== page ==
The reasons advanced by the courts in concluding that the equity conflict does not destroy adequacy of representation have been few in number. One of the earliest cases to address this conflict was Herbst v. Able, 47 EF.R.D.F 11 (SDNY 1969). In Herbst, plaintiffs claimed that misleading statements by the defendants had caused plaintiffs to convert their debentures into common stock and thereby incur a loss. By the time of suit, some members of the plaintiff class had sold their common stock while others still retained their shares. In responding to defendants' argument that class certification was improper due to the equity conflict, the court noted:


practically every class action that can be brought under the Securities Acts by purchasers of securities involves claims both by those who retained their securities and those who sold them or by those who sold some securities, but still retain others. The answer to this problem is twofold. On the one hand, it is simply that every defrauded shareholder wears two hats, but that his personal interest far overshadows his interest as an equity-holder. Moreover, if, by chance, any class member currently has holdings of [the defendant issuer's] stock so large that he would prefer not to assert his claims for past losses, such a person * * * always has the option under [FRCP] 23(c)(2) to request exclusion from the class.

  Id. at 15.

  This same reasoning was adopted by the Second Circuit in a slightly different context in Herbst v. International Telephone and Telegraph Corp., 495 F.2d 1308, 1314 (2d Cir. 1974). In that case, plaintiffs alleged that defendant ITT had included misleading statements in a prospectus issued pursuant to ITT's acquisition of the Hartford Fire Insurance Company. Plaintiffs, who were former shareholders of Hartford and who had agreed to a one-for-one stock swap, claimed that had the prospectus been truthful, many of the Hartford shareholders would have accepted the exchange offer only at a higher price. As might be expected, at least some of the plaintiffs had disposed of their ITT stock by the time of suit. The court held that any concern on the part of the plaintiffs that a damage award could harm ITT was far outweighed by their personal interest in recovery. Id. at 1314 (citing Herbst v. Able, 47 EF.R.D.F 11, 15 (SDNY 1969)). The conclusion of Herbst v. International Telephone and Telegraph Corp. has been the basis of other court holdings as well. See, e.g., Madonick v. Denison Mines Ltd, 63 EF.R.D.F 657, 659 (SDNY 1974); Greene v. Emersons Ltd, 86 EF.R.D.F 47, 61 (SDNY 1980).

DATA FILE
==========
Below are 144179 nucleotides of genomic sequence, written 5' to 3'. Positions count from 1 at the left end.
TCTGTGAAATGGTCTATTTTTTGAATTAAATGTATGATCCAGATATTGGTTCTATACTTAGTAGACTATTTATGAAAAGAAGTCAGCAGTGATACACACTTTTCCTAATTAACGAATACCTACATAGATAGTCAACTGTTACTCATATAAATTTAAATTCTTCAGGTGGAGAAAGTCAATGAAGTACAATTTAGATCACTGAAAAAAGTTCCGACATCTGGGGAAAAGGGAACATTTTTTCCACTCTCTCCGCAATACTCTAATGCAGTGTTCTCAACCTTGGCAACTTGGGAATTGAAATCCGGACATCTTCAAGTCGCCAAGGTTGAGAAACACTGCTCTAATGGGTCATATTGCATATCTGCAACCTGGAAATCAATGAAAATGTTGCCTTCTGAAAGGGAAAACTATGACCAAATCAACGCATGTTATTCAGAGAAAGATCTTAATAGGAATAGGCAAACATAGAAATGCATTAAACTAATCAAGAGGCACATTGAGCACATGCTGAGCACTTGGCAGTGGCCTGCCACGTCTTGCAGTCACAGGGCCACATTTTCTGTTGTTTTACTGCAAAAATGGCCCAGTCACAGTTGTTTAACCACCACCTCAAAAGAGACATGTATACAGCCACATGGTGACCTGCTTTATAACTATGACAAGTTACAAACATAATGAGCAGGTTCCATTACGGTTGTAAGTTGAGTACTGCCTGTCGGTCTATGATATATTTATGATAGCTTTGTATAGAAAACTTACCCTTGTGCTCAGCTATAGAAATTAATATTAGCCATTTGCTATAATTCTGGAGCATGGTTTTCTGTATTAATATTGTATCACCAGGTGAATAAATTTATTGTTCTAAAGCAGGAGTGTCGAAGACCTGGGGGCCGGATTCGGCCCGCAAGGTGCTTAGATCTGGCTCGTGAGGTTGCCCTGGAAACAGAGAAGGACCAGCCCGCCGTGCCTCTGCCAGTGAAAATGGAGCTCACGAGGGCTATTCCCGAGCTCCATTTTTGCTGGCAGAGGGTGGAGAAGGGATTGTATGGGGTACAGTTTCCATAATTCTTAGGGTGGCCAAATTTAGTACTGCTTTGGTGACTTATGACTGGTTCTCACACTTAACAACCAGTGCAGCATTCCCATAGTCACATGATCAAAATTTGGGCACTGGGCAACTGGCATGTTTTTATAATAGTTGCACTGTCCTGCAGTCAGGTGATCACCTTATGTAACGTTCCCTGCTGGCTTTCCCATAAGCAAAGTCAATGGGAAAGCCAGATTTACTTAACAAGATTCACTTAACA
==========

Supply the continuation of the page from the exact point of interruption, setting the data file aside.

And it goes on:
This rationale, despite its widespread acceptance, is highly questionable. If, in fact, the individual plaintiff is more interested in personal recovery than the overall welfare of the company, this only addresses the reason for that individual's participation in the class suit. The mere fact that he prefers himself over the corporation in no way indicates that he would be agreeable to hundreds or thousands of other plaintiffs receiving damage awards at the expense of the company in which he possesses equity. The second justification advanced in Herbst v. Able, that those holding substantial equity interests have the right to opt-out, thus also misses the point. The issue is not whether such a plaintiff is going to be forced to participate; rather, the concern is whether once he decides to join the class, he will work against those persons in the class who do not hold continuing equity interests.

  Although it is not clear, this point may have been implicitly recognized by the court in Wood v. Rex-Noreco, Inc., 61 EF.R.D.F 669 (SDNY 1973), where the court refused to certify a class action. In Wood, the court was faced with class representatives who not only purchased some 2,900 shares during the period of artificial price inflation, but also owned 6,000 shares prior to the first alleged misrepresentation. At the date of suit, the named plaintiffs still held all 8,900 shares. In concluding that class certification was improper, the court stated: